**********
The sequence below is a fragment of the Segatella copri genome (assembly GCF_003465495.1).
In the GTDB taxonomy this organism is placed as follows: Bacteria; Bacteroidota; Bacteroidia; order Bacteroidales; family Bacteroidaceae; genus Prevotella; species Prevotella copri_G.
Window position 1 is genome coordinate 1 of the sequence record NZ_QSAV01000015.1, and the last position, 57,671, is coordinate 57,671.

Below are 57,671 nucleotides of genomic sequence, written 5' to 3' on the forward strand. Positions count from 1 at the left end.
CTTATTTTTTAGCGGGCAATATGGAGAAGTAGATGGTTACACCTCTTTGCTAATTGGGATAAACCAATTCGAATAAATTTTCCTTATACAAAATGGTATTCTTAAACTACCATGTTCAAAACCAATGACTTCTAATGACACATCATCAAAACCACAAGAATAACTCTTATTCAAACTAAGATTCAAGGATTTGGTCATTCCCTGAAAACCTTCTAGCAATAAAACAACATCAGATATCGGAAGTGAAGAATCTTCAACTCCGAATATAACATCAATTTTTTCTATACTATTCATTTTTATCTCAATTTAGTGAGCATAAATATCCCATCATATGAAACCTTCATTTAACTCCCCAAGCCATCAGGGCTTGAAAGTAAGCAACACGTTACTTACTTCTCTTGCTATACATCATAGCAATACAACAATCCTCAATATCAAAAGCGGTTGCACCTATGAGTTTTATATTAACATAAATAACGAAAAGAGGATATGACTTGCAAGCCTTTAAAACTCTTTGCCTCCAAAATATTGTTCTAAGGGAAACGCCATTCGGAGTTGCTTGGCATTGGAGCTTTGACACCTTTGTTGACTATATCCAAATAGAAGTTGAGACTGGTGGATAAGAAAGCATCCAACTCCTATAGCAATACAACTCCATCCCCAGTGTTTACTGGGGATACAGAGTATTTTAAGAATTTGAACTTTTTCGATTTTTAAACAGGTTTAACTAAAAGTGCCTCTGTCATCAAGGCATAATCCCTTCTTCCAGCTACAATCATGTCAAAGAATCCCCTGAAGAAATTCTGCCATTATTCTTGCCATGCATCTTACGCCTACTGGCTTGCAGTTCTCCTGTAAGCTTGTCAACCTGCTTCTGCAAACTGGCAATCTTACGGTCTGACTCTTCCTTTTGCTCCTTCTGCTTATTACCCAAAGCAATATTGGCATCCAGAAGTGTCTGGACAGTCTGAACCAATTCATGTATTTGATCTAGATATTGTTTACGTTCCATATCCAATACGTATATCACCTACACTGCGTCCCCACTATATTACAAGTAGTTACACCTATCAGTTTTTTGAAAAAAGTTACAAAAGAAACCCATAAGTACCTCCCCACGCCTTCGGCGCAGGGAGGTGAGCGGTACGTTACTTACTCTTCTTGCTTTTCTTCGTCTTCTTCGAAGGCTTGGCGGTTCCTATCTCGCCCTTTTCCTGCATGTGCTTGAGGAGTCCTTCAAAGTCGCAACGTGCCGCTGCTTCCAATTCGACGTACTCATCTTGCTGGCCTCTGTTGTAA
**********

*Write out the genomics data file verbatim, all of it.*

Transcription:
The sequence below is a fragment of the Segatella copri genome (assembly GCF_003465495.1).
In the GTDB taxonomy this organism is placed as follows: Bacteria; Bacteroidota; Bacteroidia; order Bacteroidales; family Bacteroidaceae; genus Prevotella; species Prevotella copri_G.
Window position 1 is genome coordinate 1 of the sequence record NZ_QSAV01000015.1, and the last position, 57,671, is coordinate 57,671.

Below are 57,671 nucleotides of genomic sequence, written 5' to 3' on the forward strand. Positions count from 1 at the left end.
CTTATTTTTTAGCGGGCAATATGGAGAAGTAGATGGTTACACCTCTTTGCTAATTGGGATAAACCAATTCGAATAAATTTTCCTTATACAAAATGGTATTCTTAAACTACCATGTTCAAAACCAATGACTTCTAATGACACATCATCAAAACCACAAGAATAACTCTTATTCAAACTAAGATTCAAGGATTTGGTCATTCCCTGAAAACCTTCTAGCAATAAAACAACATCAGATATCGGAAGTGAAGAATCTTCAACTCCGAATATAACATCAATTTTTTCTATACTATTCATTTTTATCTCAATTTAGTGAGCATAAATATCCCATCATATGAAACCTTCATTTAACTCCCCAAGCCATCAGGGCTTGAAAGTAAGCAACACGTTACTTACTTCTCTTGCTATACATCATAGCAATACAACAATCCTCAATATCAAAAGCGGTTGCACCTATGAGTTTTATATTAACATAAATAACGAAAAGAGGATATGACTTGCAAGCCTTTAAAACTCTTTGCCTCCAAAATATTGTTCTAAGGGAAACGCCATTCGGAGTTGCTTGGCATTGGAGCTTTGACACCTTTGTTGACTATATCCAAATAGAAGTTGAGACTGGTGGATAAGAAAGCATCCAACTCCTATAGCAATACAACTCCATCCCCAGTGTTTACTGGGGATACAGAGTATTTTAAGAATTTGAACTTTTTCGATTTTTAAACAGGTTTAACTAAAAGTGCCTCTGTCATCAAGGCATAATCCCTTCTTCCAGCTACAATCATGTCAAAGAATCCCCTGAAGAAATTCTGCCATTATTCTTGCCATGCATCTTACGCCTACTGGCTTGCAGTTCTCCTGTAAGCTTGTCAACCTGCTTCTGCAAACTGGCAATCTTACGGTCTGACTCTTCCTTTTGCTCCTTCTGCTTATTACCCAAAGCAATATTGGCATCCAGAAGTGTCTGGACAGTCTGAACCAATTCATGTATTTGATCTAGATATTGTTTACGTTCCATATCCAATACGTATATCACCTACACTGCGTCCCCACTATATTACAAGTAGTTACACCTATCAGTTTTTTGAAAAAAGTTACAAAAGAAACCCATAAGTACCTCCCCACGCCTTCGGCGCAGGGAGGTGAGCGGTACGTTACTTACTCTTCTTGCTTTTCTTCGTCTTCTTCGAAGGCTTGGCGGTTCCTATCTCGCCCTTTTCCTGCATGTGCTTGAGGAGTCCTTCAAAGTCGCAACGTGCCGCTGCTTCCAATTCGACGTACTCATCTTGCTGGCCTCTGTTGTAA